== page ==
|Under 65||R 87 300|
|65 and older||R 135 150|
|75 and older||R 151 100|
The most heartening feature of this year’s Budget is the fact that there are no major tax increases. In fact, significant tax relief has been afforded to personal taxpayers via above-inflation adjustments to the marginal tax brackets.
Although Mboweni made the point that National Treasury will tap into its cash reserves to fund the budget shortfall, given that the economic recovery will be staged from a very low base, and that government has scrapped some of its taxes and offered some additional tax relief, this may prove difficult to achieve. South Africa is far from out of the woods in terms of risking a debt spiral, with one of the highest debt-service levels in the world. And these high debt levels and interest repayments leave only 80% of revenue for key and productive government spending
4. SWISSSURE: SHORT-TERM INSURANCE NEWS
SHA becomes a division of Santam ››
As from 1 January 2021, SHA will change from operating as a wholly owned subsidiary company of Santam to operating as a division of Santam.
SHA is a specialized liability and professional indemnity underwrite for the past 35 years.
Please note that this change does not affect any existing polices and in essence it is business as usual.
Santam pays Covid claims ››
The insurer announced on 25 January 2021 that it will settle valid claims for all commercial policies with Contingent Business Interruption (CBI) extensions in addition to those covered by its Hospitality & Leisure division.
Santam made the decision to include the claims emanating from all commercial policies with CBI extensions after analysis and consideration of recent court judgments. Following further engagements with stakeholders, Santam has concluded that the core of the judgments in these cases can be applied in principle to all policies with CBI extensions that provide cover for infectious disease, namely the Covid-19 losses.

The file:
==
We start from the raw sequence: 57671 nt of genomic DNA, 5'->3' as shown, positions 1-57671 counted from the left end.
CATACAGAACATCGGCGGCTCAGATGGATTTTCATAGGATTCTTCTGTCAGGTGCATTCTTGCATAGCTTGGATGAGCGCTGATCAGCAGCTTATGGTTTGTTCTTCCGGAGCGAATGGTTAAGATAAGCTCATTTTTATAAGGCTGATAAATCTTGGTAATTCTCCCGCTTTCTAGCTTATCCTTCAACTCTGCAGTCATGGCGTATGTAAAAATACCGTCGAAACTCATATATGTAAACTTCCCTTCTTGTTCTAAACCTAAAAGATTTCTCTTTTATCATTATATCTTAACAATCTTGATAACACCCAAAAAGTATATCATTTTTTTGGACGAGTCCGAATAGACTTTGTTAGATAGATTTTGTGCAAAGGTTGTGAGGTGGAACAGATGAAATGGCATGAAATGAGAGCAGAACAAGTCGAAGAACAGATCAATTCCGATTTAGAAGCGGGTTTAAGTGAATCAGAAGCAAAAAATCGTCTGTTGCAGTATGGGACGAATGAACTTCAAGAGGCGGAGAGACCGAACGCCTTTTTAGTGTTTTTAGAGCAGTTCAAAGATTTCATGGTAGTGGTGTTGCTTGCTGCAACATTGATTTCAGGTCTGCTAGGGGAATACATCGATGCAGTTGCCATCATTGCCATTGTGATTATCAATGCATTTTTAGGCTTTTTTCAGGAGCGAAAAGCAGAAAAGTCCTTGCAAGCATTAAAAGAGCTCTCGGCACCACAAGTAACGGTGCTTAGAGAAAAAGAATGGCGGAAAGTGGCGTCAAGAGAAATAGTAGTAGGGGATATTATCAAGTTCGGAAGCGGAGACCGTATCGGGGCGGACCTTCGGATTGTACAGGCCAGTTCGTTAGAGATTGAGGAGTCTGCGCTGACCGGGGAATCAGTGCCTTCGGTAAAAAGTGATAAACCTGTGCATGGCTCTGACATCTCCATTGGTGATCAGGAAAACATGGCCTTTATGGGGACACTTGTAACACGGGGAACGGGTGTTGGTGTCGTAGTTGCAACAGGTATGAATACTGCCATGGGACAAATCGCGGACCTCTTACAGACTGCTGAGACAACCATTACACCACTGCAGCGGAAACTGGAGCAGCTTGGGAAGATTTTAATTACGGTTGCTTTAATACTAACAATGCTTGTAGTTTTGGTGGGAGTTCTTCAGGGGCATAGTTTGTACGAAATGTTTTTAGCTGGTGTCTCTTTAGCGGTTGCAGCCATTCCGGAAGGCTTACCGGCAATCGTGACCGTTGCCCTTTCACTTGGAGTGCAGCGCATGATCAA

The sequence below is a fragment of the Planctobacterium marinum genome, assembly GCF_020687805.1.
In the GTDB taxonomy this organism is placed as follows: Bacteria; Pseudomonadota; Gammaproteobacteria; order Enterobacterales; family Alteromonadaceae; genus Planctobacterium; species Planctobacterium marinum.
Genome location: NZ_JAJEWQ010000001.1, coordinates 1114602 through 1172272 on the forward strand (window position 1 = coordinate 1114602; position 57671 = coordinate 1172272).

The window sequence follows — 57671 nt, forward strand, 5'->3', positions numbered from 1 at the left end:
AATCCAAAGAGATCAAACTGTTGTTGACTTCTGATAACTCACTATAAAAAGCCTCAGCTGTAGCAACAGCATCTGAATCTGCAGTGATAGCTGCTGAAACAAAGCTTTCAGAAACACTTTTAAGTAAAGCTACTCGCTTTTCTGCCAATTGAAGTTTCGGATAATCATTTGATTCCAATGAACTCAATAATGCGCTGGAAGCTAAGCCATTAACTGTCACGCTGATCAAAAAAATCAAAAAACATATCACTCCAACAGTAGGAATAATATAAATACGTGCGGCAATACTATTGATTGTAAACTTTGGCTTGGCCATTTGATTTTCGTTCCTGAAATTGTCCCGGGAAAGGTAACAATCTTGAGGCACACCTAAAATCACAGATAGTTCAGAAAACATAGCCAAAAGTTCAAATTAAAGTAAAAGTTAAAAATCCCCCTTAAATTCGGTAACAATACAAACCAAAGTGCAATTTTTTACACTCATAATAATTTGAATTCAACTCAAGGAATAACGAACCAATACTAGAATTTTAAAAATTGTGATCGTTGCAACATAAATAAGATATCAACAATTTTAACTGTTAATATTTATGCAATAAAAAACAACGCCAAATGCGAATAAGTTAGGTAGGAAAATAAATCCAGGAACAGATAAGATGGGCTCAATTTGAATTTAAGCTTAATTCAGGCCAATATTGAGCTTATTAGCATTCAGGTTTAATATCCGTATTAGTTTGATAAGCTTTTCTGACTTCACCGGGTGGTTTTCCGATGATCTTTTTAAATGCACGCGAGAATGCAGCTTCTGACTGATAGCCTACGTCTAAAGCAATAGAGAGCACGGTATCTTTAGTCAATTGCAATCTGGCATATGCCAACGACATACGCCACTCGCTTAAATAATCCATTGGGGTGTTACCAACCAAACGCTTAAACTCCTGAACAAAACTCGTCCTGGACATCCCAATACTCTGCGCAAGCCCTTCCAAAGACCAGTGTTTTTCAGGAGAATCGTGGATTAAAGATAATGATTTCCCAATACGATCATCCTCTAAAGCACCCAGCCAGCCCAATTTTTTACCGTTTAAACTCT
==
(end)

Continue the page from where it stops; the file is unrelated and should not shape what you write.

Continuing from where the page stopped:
Vantage restructures legal liability for motor only policies ››
The insurer had to amend their policy schedules. Please click here to read the explanation for the change.
Breaking news: Home Affairs automatically extends visitor’s visas! ››
The Department has sent out communication on 26th March 2021, extending the deadline for foreign visitors with expired visas, from the end of March to 30th June 2021. Please note that this does not apply to visa that were issued on or after 15th March 2021. To read the communication, please click here.
We are planning to take the Department to the High Court ››
We have recently informed our immigration clients, that we are no longer willing to accept the non-performance of the Department of Home Affairs, when it comes to processing permanent residence (PR) applications.
The Department is delayed by many years and we estimate that in excess of 20’000 PR applications remain untouched. The lockdown has exacerbated the situation, but the department was in arrears before the Covid-crisis hit.